Remaining Trunce races, for the diary….. 16th July, 5th August, 19th August and 9th September.

Round the Resers

A champs race, and I’m not sure we could find one that is any more on home turf. So well do we know this territory, we can do it with our eyes closed. And a picture I saw on Facebook of Rob Sheldon, was pretty much just that.

Paul Skuse very helpfully sent in this report. “Not sure if this has been done already but thought I’d give a few notes if needed. Conditions were perfect. Loads of GDH were out. I beat Steve Crossman“.

Thanks Paul!

Now, I’m not entirely sure of the route to be honest, but its 5 miles and I think does a couple of laps around Valehouse. If going anti-clockwise, then I guess you do that horrific little hill twice! Mur de Huy as its known on the “Strava segment circuit”, where Luke Holme holds the record, and I’m still convinced he strapped his watch to his dog that day. The times do the talking, but there was an epic turnout and some really interesting battles played out by the look of it.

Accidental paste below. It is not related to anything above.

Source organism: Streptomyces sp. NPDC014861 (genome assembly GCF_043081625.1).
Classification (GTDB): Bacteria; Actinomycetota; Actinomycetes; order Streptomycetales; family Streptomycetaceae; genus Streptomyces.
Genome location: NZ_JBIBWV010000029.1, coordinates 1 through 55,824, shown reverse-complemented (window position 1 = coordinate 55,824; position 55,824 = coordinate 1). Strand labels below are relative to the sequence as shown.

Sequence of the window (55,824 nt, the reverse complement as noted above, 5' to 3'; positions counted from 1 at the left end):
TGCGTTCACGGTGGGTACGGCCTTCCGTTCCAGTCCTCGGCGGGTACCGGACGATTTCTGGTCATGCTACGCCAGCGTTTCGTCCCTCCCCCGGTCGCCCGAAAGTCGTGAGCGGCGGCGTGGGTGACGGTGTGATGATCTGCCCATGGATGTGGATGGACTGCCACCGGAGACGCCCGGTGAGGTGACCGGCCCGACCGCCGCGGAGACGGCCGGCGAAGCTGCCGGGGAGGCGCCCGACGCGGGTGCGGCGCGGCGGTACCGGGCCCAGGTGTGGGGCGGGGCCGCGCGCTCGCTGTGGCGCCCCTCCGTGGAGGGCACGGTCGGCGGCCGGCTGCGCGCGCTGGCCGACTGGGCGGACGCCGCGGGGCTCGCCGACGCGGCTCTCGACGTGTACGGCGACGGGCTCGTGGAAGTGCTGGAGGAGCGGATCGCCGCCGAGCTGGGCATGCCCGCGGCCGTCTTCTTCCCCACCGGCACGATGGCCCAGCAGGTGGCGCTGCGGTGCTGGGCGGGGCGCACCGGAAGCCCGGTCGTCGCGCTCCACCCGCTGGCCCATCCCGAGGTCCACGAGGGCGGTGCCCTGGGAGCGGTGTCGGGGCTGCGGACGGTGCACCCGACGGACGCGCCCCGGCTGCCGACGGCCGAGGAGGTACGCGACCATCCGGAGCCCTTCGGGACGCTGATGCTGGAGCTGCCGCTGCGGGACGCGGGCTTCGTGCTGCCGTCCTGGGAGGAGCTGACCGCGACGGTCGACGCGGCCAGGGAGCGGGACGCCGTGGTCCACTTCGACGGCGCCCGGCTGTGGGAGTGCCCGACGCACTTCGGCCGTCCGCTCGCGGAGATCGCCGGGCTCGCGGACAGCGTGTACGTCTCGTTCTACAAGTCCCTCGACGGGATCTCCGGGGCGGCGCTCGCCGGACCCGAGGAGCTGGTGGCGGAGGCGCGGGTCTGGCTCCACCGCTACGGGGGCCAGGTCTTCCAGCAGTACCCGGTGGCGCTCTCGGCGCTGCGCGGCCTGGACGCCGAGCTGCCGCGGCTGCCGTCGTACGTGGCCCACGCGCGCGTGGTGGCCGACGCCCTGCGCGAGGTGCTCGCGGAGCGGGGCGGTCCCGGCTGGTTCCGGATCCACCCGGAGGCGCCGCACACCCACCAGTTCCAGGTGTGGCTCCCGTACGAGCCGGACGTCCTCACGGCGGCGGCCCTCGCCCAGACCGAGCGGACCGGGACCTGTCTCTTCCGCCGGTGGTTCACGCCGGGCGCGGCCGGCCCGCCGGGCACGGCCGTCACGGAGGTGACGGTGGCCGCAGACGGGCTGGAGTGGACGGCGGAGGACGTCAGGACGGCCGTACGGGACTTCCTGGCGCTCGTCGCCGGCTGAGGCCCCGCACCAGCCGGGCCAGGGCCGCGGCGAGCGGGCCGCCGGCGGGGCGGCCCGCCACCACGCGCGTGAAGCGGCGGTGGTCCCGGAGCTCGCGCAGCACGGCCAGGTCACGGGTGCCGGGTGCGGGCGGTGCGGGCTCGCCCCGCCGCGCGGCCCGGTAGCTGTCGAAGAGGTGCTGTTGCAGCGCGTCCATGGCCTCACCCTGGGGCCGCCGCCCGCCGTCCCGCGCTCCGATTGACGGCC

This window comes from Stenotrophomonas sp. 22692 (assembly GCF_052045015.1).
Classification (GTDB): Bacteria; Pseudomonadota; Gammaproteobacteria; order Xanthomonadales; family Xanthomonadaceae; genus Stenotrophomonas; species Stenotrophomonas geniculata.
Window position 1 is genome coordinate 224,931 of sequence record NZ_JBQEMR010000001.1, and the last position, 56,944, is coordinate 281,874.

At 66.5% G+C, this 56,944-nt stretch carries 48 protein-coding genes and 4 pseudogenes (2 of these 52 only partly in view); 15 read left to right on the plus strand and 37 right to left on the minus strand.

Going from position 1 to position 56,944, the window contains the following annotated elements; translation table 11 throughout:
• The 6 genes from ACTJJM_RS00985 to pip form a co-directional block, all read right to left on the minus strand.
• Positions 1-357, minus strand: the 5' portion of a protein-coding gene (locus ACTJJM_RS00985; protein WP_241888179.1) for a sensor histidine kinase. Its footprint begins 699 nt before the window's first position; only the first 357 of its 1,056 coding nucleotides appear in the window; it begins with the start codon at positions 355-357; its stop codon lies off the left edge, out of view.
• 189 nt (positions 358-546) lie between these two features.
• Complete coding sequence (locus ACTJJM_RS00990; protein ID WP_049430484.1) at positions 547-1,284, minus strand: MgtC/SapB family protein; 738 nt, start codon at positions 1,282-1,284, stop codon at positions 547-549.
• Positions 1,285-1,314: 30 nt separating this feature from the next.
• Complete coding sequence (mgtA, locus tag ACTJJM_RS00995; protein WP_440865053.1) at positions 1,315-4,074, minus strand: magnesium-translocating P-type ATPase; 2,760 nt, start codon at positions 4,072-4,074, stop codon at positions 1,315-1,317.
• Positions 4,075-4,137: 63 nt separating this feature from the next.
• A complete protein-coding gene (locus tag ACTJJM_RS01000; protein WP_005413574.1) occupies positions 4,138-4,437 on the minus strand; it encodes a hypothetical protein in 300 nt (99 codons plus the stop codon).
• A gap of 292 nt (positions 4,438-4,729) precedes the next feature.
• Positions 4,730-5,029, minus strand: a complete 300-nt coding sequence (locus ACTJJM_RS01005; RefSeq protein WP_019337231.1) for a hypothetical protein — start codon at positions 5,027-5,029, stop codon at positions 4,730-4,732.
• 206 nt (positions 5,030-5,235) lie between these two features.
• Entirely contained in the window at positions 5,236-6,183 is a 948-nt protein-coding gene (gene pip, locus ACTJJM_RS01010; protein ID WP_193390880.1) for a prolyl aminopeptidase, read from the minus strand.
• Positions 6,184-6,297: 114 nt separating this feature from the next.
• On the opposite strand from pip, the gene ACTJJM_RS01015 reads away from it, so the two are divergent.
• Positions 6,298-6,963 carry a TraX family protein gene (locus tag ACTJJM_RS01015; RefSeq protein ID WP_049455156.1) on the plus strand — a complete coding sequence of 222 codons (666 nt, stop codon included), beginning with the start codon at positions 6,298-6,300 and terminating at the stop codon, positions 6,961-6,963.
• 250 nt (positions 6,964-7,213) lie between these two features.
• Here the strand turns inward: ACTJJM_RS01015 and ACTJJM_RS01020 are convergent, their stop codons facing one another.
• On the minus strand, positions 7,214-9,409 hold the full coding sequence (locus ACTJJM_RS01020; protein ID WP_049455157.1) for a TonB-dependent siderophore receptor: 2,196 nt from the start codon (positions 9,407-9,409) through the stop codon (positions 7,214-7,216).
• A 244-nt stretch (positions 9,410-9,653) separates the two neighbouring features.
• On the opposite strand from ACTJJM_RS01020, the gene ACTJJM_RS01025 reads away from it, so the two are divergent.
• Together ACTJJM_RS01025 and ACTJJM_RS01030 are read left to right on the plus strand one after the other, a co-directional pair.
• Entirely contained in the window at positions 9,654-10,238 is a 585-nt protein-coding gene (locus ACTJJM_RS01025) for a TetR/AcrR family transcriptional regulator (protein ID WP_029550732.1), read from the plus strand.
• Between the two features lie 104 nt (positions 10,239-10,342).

Below are the results, but I cant find a proper record of the prizes. I know there was a prize for Paul Peters, and also vets prizes for Steve Crossman, David Christie Lowe and of course, Tony Hillier. Possibly got the Mens team prize too depending on how they work it out. Beyond that, its anyone’s guess!

5Paul Peters28.39
8Sean Philips30.02
13James Knapper30.36
14Paul Skuse30.41
15Steve Crossman30.48
17Simon Watts31.05
19Nick Lord31.33
25Ben Naylor32.53
30Will Mather33.20
36Luke Holme34.01
38Rob Sheldon34.17
53David Christie-Lowe35.47
55Jeroen Peters35.56
60Alex Critcher36.20
63Peter Wallroth36.31
64Mike Burton36.34
65Frank Fielding36.37
66Michael Raynor 36.40
96 Rachel Walton39.27
99Simon Toole39.44
108Joanne Brack40.35
109Nick Ham40.36
127Emma Rettig41.42
129John Pollard41.50
131Charm Brierley41.54
136Tony Hillier42.07
137Marie Williamson42.15
155Wendy McMahon44.41
175Kaylea Haynes47.15
180Malcolm Brown47.42